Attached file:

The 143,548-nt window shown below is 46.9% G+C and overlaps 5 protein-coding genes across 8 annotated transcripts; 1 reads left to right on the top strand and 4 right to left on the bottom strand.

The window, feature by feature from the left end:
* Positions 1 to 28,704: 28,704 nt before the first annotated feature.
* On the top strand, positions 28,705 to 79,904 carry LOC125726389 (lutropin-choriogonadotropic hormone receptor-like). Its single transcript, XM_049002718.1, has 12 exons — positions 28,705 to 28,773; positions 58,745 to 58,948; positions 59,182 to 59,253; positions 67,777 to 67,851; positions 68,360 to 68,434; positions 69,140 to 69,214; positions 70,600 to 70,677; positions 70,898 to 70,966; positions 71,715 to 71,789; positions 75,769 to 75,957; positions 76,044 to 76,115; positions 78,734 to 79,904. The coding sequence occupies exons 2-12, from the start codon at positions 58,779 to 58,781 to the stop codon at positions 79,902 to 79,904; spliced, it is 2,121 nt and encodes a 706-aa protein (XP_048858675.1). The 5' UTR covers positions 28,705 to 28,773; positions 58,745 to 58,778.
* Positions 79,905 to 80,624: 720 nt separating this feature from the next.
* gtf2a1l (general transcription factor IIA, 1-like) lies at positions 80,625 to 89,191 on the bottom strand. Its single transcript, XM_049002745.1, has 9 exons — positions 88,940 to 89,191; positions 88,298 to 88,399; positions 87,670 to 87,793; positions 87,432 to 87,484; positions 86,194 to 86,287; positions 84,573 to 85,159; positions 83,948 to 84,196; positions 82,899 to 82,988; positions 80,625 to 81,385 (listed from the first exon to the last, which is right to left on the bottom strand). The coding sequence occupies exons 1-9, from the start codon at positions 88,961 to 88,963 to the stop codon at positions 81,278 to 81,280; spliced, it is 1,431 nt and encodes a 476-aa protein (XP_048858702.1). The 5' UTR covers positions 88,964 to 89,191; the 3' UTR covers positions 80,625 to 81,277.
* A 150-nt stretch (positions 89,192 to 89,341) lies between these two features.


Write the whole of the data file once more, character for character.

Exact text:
The 143,548-nt window shown below is 46.9% G+C and overlaps 5 protein-coding genes across 8 annotated transcripts; 1 reads left to right on the top strand and 4 right to left on the bottom strand.

The window, feature by feature from the left end:
* Positions 1 to 28,704: 28,704 nt before the first annotated feature.
* On the top strand, positions 28,705 to 79,904 carry LOC125726389 (lutropin-choriogonadotropic hormone receptor-like). Its single transcript, XM_049002718.1, has 12 exons — positions 28,705 to 28,773; positions 58,745 to 58,948; positions 59,182 to 59,253; positions 67,777 to 67,851; positions 68,360 to 68,434; positions 69,140 to 69,214; positions 70,600 to 70,677; positions 70,898 to 70,966; positions 71,715 to 71,789; positions 75,769 to 75,957; positions 76,044 to 76,115; positions 78,734 to 79,904. The coding sequence occupies exons 2-12, from the start codon at positions 58,779 to 58,781 to the stop codon at positions 79,902 to 79,904; spliced, it is 2,121 nt and encodes a 706-aa protein (XP_048858675.1). The 5' UTR covers positions 28,705 to 28,773; positions 58,745 to 58,778.
* Positions 79,905 to 80,624: 720 nt separating this feature from the next.
* gtf2a1l (general transcription factor IIA, 1-like) lies at positions 80,625 to 89,191 on the bottom strand. Its single transcript, XM_049002745.1, has 9 exons — positions 88,940 to 89,191; positions 88,298 to 88,399; positions 87,670 to 87,793; positions 87,432 to 87,484; positions 86,194 to 86,287; positions 84,573 to 85,159; positions 83,948 to 84,196; positions 82,899 to 82,988; positions 80,625 to 81,385 (listed from the first exon to the last, which is right to left on the bottom strand). The coding sequence occupies exons 1-9, from the start codon at positions 88,961 to 88,963 to the stop codon at positions 81,278 to 81,280; spliced, it is 1,431 nt and encodes a 476-aa protein (XP_048858702.1). The 5' UTR covers positions 88,964 to 89,191; the 3' UTR covers positions 80,625 to 81,277.
* A 150-nt stretch (positions 89,192 to 89,341) lies between these two features.